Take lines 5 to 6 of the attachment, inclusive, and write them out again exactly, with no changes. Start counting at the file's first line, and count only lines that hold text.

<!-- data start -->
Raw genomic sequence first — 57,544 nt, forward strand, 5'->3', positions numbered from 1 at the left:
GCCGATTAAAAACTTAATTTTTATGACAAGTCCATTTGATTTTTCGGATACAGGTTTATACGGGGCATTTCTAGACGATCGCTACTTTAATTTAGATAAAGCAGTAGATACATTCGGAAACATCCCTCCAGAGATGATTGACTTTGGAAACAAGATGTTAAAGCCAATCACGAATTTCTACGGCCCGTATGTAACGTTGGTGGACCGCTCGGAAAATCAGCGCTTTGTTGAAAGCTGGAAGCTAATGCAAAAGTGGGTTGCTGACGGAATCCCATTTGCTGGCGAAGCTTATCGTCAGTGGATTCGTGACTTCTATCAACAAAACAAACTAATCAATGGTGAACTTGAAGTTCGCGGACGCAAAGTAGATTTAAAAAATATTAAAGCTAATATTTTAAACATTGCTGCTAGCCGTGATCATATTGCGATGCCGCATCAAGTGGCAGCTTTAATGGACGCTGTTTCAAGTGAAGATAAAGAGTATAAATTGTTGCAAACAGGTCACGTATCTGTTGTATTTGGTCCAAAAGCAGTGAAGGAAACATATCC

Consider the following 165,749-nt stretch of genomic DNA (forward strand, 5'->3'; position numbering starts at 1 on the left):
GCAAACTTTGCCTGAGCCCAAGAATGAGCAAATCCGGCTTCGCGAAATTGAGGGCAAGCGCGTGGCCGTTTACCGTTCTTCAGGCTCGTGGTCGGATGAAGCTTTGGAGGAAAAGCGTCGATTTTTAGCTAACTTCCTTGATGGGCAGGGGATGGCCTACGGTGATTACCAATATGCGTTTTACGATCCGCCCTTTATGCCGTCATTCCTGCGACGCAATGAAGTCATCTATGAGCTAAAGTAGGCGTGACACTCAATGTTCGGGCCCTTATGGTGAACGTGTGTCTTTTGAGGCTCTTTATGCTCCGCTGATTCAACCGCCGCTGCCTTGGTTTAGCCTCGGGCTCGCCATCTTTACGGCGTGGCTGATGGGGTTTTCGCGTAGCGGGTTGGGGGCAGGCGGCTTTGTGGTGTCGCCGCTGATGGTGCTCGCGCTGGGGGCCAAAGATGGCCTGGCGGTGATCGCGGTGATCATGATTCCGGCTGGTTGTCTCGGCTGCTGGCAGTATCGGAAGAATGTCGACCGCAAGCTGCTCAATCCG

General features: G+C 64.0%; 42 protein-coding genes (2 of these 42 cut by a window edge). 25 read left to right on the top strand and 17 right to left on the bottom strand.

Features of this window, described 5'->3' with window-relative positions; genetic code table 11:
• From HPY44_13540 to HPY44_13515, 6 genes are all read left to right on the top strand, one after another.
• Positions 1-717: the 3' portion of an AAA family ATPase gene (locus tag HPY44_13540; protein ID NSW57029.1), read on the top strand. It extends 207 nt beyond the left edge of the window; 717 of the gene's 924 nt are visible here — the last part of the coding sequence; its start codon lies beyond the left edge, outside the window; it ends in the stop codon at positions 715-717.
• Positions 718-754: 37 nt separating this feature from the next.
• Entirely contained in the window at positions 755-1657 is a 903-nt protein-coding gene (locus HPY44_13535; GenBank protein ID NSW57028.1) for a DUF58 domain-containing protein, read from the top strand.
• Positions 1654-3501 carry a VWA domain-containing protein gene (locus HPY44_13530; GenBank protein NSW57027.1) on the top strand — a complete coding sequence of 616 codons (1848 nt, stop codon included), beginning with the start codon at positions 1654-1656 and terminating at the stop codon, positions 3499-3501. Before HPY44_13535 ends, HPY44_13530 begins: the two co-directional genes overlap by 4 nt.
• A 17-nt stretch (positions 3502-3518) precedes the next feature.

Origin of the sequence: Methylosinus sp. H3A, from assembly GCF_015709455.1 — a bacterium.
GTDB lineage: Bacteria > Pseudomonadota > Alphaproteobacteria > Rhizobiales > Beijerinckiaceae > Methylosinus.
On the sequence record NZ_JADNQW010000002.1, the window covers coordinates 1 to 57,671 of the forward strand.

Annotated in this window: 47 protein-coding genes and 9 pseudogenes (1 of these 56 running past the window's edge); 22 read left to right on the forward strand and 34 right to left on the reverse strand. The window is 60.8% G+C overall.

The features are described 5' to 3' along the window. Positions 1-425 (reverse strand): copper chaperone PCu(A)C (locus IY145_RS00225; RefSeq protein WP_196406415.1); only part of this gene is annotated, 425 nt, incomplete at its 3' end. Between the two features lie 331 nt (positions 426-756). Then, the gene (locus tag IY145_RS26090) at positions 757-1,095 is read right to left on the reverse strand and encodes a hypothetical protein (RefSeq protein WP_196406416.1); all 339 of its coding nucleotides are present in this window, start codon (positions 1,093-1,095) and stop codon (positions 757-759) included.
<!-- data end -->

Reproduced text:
General features: G+C 64.0%; 42 protein-coding genes (2 of these 42 cut by a window edge). 25 read left to right on the top strand and 17 right to left on the bottom strand.

Features of this window, described 5'->3' with window-relative positions; genetic code table 11: